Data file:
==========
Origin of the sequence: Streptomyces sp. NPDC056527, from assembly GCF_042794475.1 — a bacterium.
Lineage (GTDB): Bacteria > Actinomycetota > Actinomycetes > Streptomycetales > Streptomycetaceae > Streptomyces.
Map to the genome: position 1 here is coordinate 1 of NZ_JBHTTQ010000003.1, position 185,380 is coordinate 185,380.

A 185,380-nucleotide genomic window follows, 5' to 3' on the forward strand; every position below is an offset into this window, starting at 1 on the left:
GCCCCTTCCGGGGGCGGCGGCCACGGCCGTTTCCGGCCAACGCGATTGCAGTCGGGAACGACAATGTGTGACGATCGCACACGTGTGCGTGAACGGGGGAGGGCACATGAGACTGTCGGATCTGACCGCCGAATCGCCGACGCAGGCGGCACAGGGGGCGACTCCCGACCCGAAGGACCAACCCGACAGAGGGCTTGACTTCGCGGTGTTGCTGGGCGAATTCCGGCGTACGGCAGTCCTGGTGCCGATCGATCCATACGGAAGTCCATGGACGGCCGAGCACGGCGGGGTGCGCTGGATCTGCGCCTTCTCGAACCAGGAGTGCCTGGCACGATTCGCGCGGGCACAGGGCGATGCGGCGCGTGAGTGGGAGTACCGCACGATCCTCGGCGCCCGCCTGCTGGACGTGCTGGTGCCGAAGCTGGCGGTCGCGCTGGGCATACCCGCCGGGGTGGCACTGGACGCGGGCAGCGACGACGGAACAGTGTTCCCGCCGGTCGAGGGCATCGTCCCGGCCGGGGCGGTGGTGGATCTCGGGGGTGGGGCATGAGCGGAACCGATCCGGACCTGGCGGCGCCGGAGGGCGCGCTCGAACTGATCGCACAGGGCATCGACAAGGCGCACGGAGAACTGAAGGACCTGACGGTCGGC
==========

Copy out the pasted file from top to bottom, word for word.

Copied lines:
Origin of the sequence: Streptomyces sp. NPDC056527, from assembly GCF_042794475.1 — a bacterium.
Lineage (GTDB): Bacteria > Actinomycetota > Actinomycetes > Streptomycetales > Streptomycetaceae > Streptomyces.
Map to the genome: position 1 here is coordinate 1 of NZ_JBHTTQ010000003.1, position 185,380 is coordinate 185,380.

A 185,380-nucleotide genomic window follows, 5' to 3' on the forward strand; every position below is an offset into this window, starting at 1 on the left:
GCCCCTTCCGGGGGCGGCGGCCACGGCCGTTTCCGGCCAACGCGATTGCAGTCGGGAACGACAATGTGTGACGATCGCACACGTGTGCGTGAACGGGGGAGGGCACATGAGACTGTCGGATCTGACCGCCGAATCGCCGACGCAGGCGGCACAGGGGGCGACTCCCGACCCGAAGGACCAACCCGACAGAGGGCTTGACTTCGCGGTGTTGCTGGGCGAATTCCGGCGTACGGCAGTCCTGGTGCCGATCGATCCATACGGAAGTCCATGGACGGCCGAGCACGGCGGGGTGCGCTGGATCTGCGCCTTCTCGAACCAGGAGTGCCTGGCACGATTCGCGCGGGCACAGGGCGATGCGGCGCGTGAGTGGGAGTACCGCACGATCCTCGGCGCCCGCCTGCTGGACGTGCTGGTGCCGAAGCTGGCGGTCGCGCTGGGCATACCCGCCGGGGTGGCACTGGACGCGGGCAGCGACGACGGAACAGTGTTCCCGCCGGTCGAGGGCATCGTCCCGGCCGGGGCGGTGGTGGATCTCGGGGGTGGGGCATGAGCGGAACCGATCCGGACCTGGCGGCGCCGGAGGGCGCGCTCGAACTGATCGCACAGGGCATCGACAAGGCGCACGGAGAACTGAAGGACCTGACGGTCGGC